But genius, and even great talent, springs less from seeds of intellect and social refinement superior to those of other people than from the faculty of transforming and transposing them. To heat a liquid with an electric lamp requires not the strongest lamp possible, but one of which the current can cease to illuminate, can be diverted so as to give heat instead of light. To mount the skies it is not necessary to have the most powerful of motors, one must have a motor which, instead of continuing to run along the earth's surface, intersecting with a vertical line the horizontal line which it began by following, is capable of converting its speed into lifting power. Similarly, the men who produce works of genius are not those who live in the most delicate atmosphere, whose conversation is the most brilliant or their culture the most extensive, but those who have had the power, ceasing suddenly to live only for themselves, to transform their personality into a sort of mirror, in such a way that their life, however mediocre it may be socially and even, in a sense, intellectually, is reflected by it, genius consisting in reflecting power and not int he intrinsic quality of the scene reflected.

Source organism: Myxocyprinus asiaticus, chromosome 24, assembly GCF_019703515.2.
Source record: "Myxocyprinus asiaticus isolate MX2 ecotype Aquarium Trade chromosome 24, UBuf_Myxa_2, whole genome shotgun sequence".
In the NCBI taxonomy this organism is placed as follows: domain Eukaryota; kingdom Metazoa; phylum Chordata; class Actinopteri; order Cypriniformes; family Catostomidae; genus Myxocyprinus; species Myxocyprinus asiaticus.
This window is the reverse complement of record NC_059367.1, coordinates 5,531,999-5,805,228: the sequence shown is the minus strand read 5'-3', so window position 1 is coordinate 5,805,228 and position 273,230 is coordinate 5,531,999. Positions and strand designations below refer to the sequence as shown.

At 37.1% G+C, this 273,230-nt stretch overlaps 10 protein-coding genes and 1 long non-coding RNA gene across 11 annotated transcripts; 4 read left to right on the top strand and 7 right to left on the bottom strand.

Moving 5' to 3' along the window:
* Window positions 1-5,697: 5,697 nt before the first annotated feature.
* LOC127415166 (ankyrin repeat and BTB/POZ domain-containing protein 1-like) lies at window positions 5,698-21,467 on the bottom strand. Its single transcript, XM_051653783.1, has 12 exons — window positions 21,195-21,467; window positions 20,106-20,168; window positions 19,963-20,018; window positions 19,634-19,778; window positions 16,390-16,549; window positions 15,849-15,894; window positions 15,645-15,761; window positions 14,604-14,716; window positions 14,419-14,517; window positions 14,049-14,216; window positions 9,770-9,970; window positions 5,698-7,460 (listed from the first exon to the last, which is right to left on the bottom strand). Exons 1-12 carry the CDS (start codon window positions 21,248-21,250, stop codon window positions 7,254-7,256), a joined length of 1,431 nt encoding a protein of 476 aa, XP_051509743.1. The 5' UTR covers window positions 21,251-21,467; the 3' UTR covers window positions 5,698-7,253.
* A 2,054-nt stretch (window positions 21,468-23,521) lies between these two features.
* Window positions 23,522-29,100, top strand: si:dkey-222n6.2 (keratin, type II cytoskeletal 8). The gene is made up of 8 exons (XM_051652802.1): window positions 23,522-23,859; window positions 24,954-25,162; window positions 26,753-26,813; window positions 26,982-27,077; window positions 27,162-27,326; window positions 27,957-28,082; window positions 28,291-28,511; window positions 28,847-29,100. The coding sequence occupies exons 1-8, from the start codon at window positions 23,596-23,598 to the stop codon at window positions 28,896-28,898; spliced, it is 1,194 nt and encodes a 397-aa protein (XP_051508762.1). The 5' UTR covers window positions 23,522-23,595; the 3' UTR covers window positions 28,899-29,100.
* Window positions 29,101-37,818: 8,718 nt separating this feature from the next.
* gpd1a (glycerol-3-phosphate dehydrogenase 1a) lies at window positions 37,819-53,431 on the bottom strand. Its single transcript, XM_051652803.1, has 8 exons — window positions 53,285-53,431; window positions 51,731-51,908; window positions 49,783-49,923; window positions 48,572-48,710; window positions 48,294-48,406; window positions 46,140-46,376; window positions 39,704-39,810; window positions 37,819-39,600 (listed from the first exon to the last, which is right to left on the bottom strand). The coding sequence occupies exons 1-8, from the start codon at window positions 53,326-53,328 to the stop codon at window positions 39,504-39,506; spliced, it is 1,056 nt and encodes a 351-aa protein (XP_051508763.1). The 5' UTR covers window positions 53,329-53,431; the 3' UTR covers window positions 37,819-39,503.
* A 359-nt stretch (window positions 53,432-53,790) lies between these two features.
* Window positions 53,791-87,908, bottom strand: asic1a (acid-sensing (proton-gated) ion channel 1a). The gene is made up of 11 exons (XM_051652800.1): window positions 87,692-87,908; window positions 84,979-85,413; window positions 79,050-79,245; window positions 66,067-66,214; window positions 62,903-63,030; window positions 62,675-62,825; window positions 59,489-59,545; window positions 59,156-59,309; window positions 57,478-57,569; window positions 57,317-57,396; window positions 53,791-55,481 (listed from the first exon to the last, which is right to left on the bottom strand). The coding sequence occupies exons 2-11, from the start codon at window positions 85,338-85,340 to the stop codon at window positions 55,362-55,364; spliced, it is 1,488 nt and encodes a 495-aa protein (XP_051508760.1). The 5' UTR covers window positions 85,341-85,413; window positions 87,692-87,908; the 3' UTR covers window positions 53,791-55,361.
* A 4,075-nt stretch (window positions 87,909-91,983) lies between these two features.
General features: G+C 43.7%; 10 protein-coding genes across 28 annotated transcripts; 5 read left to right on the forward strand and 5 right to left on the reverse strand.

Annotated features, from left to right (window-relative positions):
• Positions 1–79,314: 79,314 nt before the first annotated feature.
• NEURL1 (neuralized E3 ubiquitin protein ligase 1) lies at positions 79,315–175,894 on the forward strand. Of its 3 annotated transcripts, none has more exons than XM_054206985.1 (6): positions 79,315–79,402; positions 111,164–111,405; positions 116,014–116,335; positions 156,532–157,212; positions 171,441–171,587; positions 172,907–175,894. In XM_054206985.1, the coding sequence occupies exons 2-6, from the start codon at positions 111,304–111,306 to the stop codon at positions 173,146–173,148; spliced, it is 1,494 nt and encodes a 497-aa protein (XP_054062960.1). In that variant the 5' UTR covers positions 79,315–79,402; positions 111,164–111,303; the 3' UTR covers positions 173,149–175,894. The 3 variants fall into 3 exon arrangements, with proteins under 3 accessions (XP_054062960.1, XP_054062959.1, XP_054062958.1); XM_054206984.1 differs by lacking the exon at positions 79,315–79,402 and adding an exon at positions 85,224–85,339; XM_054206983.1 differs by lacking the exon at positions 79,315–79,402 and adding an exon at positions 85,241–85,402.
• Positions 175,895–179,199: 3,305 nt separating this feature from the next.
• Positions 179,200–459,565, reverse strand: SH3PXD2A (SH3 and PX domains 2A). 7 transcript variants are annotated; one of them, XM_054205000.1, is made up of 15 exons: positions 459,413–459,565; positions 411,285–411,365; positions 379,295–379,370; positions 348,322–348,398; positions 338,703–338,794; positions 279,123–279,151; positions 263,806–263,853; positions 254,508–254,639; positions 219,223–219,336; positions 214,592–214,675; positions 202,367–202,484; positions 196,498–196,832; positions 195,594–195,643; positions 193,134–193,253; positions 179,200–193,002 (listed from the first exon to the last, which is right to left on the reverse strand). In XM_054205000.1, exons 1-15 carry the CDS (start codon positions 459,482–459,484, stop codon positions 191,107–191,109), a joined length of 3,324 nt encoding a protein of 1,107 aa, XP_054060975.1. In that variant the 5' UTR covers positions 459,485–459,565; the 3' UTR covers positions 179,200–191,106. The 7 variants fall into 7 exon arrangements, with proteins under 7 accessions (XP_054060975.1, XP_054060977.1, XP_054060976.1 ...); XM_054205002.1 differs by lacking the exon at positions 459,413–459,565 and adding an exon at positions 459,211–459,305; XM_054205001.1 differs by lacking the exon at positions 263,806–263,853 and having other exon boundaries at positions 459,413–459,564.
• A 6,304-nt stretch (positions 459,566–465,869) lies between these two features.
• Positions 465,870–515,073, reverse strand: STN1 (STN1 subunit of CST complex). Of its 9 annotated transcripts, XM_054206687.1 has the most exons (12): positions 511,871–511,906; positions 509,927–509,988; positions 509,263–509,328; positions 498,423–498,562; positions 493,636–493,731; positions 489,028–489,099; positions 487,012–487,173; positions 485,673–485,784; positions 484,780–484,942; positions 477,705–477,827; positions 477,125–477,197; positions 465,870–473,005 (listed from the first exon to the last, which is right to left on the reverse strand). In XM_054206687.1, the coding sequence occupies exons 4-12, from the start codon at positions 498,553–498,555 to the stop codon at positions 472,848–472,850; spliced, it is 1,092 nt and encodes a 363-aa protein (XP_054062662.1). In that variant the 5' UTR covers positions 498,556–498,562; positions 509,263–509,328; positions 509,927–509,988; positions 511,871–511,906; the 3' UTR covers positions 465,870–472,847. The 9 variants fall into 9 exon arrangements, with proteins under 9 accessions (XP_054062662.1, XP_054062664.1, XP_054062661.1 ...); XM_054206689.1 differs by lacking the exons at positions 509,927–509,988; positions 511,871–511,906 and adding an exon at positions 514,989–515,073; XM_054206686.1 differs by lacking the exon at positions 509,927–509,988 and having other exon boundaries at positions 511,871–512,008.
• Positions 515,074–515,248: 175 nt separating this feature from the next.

The river of his youth had been diverted and poured out broadly across the land to seep through dirt to the roots of crops instead of running in its bed. The river was no longer a river, and the desert was no longer a desert. Nothing was as it had been. He knew what had happened to the sagelands. He himself had helped burn them. Then men like his father had seized the river without a trace of evil in their hearts, sure of themselves but ignorant, and children of their time entirely, with no other bearings to rely on. Irrigators and fruit-tree growers, they believed the river to be theirs. His own life spanned that time and this, and so he believed in the old fast river as much as he believed in apple orchards, and yet he saw that the two were at odds, the river defeated that apples might grow as far as Royal Slope. It made no more sense to love the river and at the same time kill it growing apples than it made sense to love small birds on the wing and shoot them over pointing dogs. But he'd come into the world in another time, a time immune to these contradictions and in the end he couldn't shake old ways any more than he could shake his name.